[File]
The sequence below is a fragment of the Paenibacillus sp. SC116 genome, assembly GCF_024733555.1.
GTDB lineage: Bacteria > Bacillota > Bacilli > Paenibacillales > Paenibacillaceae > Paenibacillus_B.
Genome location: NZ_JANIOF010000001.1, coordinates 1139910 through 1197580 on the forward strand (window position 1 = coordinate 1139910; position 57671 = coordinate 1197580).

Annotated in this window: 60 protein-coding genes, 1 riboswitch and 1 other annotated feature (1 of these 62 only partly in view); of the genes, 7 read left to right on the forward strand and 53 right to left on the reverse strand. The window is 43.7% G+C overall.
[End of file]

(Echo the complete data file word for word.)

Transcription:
The sequence below is a fragment of the Paenibacillus sp. SC116 genome, assembly GCF_024733555.1.
GTDB lineage: Bacteria > Bacillota > Bacilli > Paenibacillales > Paenibacillaceae > Paenibacillus_B.
Genome location: NZ_JANIOF010000001.1, coordinates 1139910 through 1197580 on the forward strand (window position 1 = coordinate 1139910; position 57671 = coordinate 1197580).

Annotated in this window: 60 protein-coding genes, 1 riboswitch and 1 other annotated feature (1 of these 62 only partly in view); of the genes, 7 read left to right on the forward strand and 53 right to left on the reverse strand. The window is 43.7% G+C overall.